All of this is very strange, if disheartening. Will we ever solve the scourge that is the plague of VC style opinion making?
Hopefully, but, a few reasons that people have put forth on why we don't have an opinion utopia below.
The most valuable predictions are highly sensitive
This is Hal Varian's response, which essentially says any interesting prediction has a non trivial and privately valuable answer, which means that those with information don't want to make the answers to those topics public.
This doesn't fully make sense to me, because the question of "who will win the election" isn't all that sensitive. You don't need election officials to weigh in to figure that Donald Trump having a 13% chance of winning after the election was called was ridiculous.
They are too easy to game
This is the opposite end, that prediction markets only work for trivial things, and since "insider trading" is so easy most markets would be rigged in some insiders' favour.
The same argument works here too. Because if the insiders are rigging the presidential election market to say there's a 13% chance of Trump winning, surely others can notice this and bet accordingly, to reduce the alpha? That's how the actual equity markets work after all. If a company's CEO buys its stock, we credibly see that as a signal regarding the quality.
The costs of trading are too high
If you consider Betfair a market, they take a percentage of betting, mostly focused on Sports since that's where the enthusiasts currently are. IEM takes a $5 fee for an account opening and PredictIt takes 10% of trading profits.
These are amazing spreads, though Coinbase charging 0.5% of crypto trades and a whole bunch of other fees comes close.
The trades we're interested in aren't the ones with demand
Not surprisingly, sports betting is one of the major areas that sees high volume. The global sports betting is supposedly in the hundreds of billions of dollars, and FanDuel and DraftKings both have around $30m of bets, which seems fairly trivial.
Similarly, this is also why we don't seem to get enough people interested or betting on whether the GDP will rise by a particular percentage point, or who will get elected, or what a company's CEO will do next.
There's not enough liquidity in these markets
This is also my favourite theory, that liquidity is a quintessential wicked problem. My experience as a trader (I used to run a small hedge fund) is that liquidity really really matters. FX markets are very deep, as does NYSE and NASDAQ. But even in these markets, FX gets harder to trade if you're starting with Nigerian Naira, and the equity markets, even in that deep pool that is the US, you still have the OTC market where you would be lucky if you could sell more than $100,000 worth a day. And these are for real companies with real management teams and real products and real revenues, trading in the real market.
(And just to prove how smart I am, here's Phil Tetlock saying the opposite more than a decade ago, albeit for one particular sports betting market. He argues that liquidity doesn't improve calibration of prices and the forecasting actually gets worse with increases in liquidity, mostly because the behaviour of the traders show they aren't "rational". Whether this extends from sports to other arenas is a question for smarter people than I.)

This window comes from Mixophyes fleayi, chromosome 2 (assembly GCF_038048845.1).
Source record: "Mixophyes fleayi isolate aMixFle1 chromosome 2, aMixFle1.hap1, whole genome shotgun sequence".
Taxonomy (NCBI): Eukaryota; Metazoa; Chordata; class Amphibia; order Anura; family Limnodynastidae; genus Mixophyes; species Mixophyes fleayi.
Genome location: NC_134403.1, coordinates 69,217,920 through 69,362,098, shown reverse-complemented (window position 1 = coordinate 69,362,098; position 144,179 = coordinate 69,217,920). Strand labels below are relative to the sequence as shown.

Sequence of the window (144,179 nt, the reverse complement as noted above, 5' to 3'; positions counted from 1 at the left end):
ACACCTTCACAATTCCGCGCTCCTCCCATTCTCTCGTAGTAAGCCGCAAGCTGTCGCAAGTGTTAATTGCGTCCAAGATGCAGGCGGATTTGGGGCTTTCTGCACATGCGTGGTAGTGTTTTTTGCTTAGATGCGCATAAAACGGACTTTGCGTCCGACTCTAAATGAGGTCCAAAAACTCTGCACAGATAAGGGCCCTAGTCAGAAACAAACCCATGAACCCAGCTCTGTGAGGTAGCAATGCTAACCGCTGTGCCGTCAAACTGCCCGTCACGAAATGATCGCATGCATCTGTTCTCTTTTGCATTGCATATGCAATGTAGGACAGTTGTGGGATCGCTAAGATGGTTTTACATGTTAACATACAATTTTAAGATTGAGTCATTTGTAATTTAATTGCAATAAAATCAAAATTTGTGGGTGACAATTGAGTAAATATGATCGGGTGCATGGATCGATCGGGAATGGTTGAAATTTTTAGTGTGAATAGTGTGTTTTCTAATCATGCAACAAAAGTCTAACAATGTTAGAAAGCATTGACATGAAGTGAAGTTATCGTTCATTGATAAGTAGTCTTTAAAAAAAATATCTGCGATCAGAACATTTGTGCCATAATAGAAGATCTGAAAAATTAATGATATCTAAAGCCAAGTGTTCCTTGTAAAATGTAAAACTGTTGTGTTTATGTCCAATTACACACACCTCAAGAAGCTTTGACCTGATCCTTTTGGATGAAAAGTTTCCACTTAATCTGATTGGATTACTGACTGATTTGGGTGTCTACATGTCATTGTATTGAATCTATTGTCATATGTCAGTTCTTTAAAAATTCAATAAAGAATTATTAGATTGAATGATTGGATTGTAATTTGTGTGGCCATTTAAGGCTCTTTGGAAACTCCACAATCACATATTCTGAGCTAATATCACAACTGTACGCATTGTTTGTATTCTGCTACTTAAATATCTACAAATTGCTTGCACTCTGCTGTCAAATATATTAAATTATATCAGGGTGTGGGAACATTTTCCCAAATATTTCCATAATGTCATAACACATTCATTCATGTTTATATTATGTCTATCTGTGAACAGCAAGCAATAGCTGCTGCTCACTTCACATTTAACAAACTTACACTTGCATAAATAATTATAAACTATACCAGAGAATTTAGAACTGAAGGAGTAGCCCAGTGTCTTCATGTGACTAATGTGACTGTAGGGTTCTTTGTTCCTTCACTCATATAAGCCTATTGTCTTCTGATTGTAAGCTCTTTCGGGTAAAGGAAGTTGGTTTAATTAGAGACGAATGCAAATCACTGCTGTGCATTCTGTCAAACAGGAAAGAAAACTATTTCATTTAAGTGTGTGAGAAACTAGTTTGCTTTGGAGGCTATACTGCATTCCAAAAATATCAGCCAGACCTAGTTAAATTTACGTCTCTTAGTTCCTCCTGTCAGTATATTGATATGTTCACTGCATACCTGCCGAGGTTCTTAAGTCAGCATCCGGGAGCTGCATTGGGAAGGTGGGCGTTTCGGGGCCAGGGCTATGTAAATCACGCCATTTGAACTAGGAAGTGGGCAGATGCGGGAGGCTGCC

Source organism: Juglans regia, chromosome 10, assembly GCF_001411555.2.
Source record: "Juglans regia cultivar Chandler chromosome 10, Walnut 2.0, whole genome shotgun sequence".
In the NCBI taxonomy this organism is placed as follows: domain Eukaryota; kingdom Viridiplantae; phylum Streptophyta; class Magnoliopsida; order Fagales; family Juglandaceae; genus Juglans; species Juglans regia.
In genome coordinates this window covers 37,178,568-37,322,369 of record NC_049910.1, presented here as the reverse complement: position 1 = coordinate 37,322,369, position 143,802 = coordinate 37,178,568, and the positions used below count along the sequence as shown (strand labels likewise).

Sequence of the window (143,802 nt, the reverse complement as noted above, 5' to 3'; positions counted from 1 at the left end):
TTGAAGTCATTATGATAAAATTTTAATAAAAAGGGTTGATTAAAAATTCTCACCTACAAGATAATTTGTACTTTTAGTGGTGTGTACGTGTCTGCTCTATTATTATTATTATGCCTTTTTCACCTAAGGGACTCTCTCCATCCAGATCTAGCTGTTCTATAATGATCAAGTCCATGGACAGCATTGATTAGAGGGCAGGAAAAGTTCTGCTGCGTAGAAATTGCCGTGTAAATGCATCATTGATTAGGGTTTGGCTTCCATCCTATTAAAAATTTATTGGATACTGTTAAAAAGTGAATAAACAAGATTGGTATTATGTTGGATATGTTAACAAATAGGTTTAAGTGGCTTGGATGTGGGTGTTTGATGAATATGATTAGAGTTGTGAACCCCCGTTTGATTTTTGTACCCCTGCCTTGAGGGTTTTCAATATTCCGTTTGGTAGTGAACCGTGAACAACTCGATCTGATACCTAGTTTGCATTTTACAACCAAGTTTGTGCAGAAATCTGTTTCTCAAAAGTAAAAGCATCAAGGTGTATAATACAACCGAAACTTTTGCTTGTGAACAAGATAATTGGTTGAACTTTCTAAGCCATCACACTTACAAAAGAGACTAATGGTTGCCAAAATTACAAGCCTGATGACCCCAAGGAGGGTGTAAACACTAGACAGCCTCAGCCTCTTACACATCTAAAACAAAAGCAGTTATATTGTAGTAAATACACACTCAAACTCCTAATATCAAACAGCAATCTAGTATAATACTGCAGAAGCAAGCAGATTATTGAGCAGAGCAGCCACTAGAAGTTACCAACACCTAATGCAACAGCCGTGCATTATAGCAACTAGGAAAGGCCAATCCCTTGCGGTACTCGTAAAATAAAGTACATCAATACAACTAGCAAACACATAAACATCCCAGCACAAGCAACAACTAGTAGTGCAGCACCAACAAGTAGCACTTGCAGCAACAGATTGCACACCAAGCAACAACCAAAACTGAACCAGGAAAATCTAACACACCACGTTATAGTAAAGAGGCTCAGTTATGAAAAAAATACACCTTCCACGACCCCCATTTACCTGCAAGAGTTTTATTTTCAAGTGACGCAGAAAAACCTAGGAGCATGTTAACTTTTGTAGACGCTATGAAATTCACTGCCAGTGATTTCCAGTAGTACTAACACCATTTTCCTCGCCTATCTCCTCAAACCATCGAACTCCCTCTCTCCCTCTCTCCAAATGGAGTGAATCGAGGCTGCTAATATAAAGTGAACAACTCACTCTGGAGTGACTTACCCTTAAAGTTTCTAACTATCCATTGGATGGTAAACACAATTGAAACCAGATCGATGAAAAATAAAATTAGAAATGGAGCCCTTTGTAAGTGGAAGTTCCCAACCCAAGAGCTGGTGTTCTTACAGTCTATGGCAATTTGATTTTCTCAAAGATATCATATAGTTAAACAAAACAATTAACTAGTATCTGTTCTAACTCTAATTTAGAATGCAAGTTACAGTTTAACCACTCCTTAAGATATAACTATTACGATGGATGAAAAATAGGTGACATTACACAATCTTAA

This is a hard problem. If you start trading esoteric instruments, liquidity becomes an even more bigger issue, because you don't have the backstop any longer of the systematized and centrally mandated disclosures that equity trading requires. SEC is integral to help us figure out how to value a company and how to trade it.
The market ecology isn't diverse enough
This is another one of my favourite ones, where the market participants aren't large and diverse enough to truly capture the heterogeneity of information, and there aren't enough "true experts" participating where their knowledge differential gets captured in the form of a probabilistic price.
This problem is also simultaneous with the liquidity problem because if there isn't enough liquidity then there won't be room for more participants, and vice versa. How you kickstart it is a hard problem, albeit one with some pretty interesting technical solutions that Robin Hanson has offered. But the more complex a new offering is, the less its takeup is likely to be, especially when its actual ability to offer better insights is unknown.
So while I agree that it would be great if more people used prediction markets to hold their own beliefs accountable and help the commonwealth by contributing to the knowledge pool, I also wonder why we haven't seen it happen much.
Could we actually still use them? Perhaps. After all the only way to help calibrate individual expert opinions to know whom to pay attention to, and by how much, is to create some basic metric to judge everyone equally. To know who's playing the VC game (trying to get the one big thing right) Vs the Berkshire game (trying to get many things right).
This isn’t a choice between good and bad. They’re both extraordinarily valuable. Just as in the markets you need all risk appetites and return curves, in expert opinions too you need all possible correctness curves. If not for absolutely everyone including Gawker, at least for those who want to be taken a tad more seriously. Unfortunately for everyone its a Moloch-ian problem that makes it harder to take the first step.
The costs of being wrong might start to not get overshadowed by sheer volume too. Just like losing on every trade but making up in volume doesn't work in the markets, it should really stop working in the opinion sphere too.
Back to the original question, were we to try and create a prediction market that hits the Siskind Trilemma, we might be able to break out of the problem of opinion writers playing a venture capital game, or rather VC pundits playing the same game on twitter as in their day job.
I’m not as optimistic on its existence as yet, but at the very least recognising that most of the opinionati are playing the VC game at least can help calibrate our emotional response to seeing seemingly contrarian-for-the-sake-of-it opinions or far-out-there insane takes. And perhaps answer the question of why some lack all conviction, while the rest are full of passionate intensity.